It’s important that you always use the correct light bulb for the fixtures in your home. If a fixture is rated for a maximum of 60 watts, anything higher will draw more power through the wires than it can safely handle. When this happens, the fixture may heat up during prolonged use and eventually burn out. If you need brighter lighting, have your light fittings changed to accommodate a higher wattage bulb.



Q: I can sometimes hear a crackling sound when I use my light switches – is this normal?

A: The sound that you're hearing is called arcing and indicates that the contacts within the switch have worn down. This is a problem that will only worsen over time. The contacts continue to get worn down and this results in a build up of resistance and heat. In most instances, arcing is also accompanied by distinct burning smell. When the contact points in the switch get heated up, the plastic parts in it start melting and this is what causes the smell. This indicates a fault in the switch and it’s important you call in an electrician to replace it, as soon as possible.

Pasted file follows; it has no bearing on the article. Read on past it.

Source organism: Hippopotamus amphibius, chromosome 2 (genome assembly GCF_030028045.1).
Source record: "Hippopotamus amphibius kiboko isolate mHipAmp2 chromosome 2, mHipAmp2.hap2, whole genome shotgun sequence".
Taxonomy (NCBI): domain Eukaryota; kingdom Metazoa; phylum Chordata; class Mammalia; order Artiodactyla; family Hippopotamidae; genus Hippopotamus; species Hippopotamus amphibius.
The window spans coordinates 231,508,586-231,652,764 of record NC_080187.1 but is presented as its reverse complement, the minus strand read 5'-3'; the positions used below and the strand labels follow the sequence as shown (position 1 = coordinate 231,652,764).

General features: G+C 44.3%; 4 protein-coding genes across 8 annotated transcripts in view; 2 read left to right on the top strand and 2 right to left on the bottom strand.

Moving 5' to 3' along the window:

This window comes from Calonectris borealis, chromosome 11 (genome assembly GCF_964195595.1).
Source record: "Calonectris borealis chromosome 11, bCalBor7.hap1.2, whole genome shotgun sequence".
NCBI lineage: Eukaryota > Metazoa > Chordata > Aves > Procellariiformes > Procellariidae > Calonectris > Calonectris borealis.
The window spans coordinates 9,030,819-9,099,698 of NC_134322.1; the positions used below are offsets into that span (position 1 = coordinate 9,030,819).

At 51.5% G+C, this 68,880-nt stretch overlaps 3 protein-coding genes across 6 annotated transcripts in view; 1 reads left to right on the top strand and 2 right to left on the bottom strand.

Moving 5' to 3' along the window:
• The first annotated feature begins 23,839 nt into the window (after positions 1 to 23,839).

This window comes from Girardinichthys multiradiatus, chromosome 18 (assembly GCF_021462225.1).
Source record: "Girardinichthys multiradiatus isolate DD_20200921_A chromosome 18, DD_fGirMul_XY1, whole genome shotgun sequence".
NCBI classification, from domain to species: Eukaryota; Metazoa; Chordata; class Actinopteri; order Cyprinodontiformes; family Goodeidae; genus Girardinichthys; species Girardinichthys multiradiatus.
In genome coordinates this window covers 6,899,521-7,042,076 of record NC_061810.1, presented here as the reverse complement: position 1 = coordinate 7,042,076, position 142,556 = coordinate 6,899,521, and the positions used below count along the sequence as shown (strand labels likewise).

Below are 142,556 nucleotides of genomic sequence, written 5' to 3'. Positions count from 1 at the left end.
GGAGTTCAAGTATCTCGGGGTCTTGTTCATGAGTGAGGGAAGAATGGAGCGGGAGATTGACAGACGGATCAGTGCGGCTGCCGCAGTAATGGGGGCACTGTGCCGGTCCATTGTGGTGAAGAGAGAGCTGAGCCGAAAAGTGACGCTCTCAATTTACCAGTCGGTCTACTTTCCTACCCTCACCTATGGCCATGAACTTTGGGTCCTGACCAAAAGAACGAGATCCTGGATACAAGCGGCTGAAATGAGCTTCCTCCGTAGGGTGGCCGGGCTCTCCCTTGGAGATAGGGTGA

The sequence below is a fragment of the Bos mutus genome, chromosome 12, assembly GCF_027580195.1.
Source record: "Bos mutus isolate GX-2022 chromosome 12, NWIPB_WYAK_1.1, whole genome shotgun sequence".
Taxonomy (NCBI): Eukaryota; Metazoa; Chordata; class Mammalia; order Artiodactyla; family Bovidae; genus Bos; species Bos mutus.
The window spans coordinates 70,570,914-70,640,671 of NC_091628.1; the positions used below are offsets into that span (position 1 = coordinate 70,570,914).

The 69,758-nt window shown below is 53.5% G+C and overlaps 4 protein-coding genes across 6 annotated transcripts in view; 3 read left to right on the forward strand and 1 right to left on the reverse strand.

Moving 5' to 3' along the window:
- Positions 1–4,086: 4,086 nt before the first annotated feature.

Q: Why are my power outlets hot when I touch them?

A: Anything that is connected to power and feels hot is a problem. Electricity naturally creates heat, but that heat should not permeate through your fixtures to the point where they are actually hot. Warm is normal. Hot is not. The problem could be anything from the appliances you are plugging in, to the outlet being broken, too much demand on the circuit or damaged wiring. Whatever the cause, it should be checked out by a licensed electrician who will be able diagnose the problem and fix it.



Q: My downlights have started to go out for a while and then come back on again.

A: Recessed lighting (like downlights) are equipped with safety devices that cut out power to the light when it gets too hot. This could be caused by a high wattage on the bulb, insulation in the ceiling which is too close to the bulb or they have been installed incorrectly. First check that you are using the correct wattage of bulb for the light. If you are, then you should call an electrician as any other reason could be dangerous and even cause a fire.